2023-2024 Graduate & Professional Studies Catalog


Minimum Credits: 3
Maximum Credits: 3
In this course we will read primary literature that is relevant to the study of human evolution, both neo and paleobiologically. After a brief overview of the separate histories, and thus foci, of paleontology in general and human paleontology specifically, we will begin formal reading with Blumenbach's two major works, some Buffon, Linnaeus, and Lankester (and probably a few others), Huxley's essays of 1863, Darwin's descent these basically on the topic of "man's place in nature" and then delve into specific articles and monographs on the discovery, naming, and acceptance of human fossils. These readings will cover (but not necessarily be limited to) the debate between Schaffhausen and Fuhlrott, the naming by William, king of the first new hominid species (homo neanderthalensis), the works of Eugene DuBois (homo erectus) and Raymond Dart (australopithecus) and reactions to them, the Leakeys' discoveries at Olduvai Gorge, and some of the more recent finds. We will also discuss ramapithecus and its relevance to the still not satisfactorily answered question, "what is a homind?" The thrust of the course will be to tease apart fact from assumption as they were cobbled together in promoting one's favorite scenario on human evolution. Students will be expected to hand in annotated bibliographies based on the readings, and to take turns in leading discussion. Each student will also produce a term paper that will expand on a topic relevant to the course.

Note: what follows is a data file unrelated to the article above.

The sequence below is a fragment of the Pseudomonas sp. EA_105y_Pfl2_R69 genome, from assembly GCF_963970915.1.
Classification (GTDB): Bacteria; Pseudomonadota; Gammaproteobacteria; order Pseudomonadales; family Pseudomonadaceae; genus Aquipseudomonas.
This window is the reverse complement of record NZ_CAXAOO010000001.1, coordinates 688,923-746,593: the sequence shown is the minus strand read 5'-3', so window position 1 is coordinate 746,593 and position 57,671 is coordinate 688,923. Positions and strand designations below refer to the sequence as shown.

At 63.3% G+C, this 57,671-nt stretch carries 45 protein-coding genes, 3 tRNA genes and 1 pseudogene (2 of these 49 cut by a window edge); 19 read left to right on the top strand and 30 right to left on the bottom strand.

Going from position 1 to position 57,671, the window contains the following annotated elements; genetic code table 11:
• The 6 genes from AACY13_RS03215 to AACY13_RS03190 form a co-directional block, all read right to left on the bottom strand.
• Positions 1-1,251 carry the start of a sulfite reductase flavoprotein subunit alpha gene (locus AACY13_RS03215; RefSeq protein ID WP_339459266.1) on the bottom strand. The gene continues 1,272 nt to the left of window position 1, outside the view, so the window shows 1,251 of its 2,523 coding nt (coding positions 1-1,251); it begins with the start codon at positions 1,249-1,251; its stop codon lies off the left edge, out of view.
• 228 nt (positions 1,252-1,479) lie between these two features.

Academic Career: Graduate
Course Component: Seminar
Grade Component: Grad LG/SNC Basis

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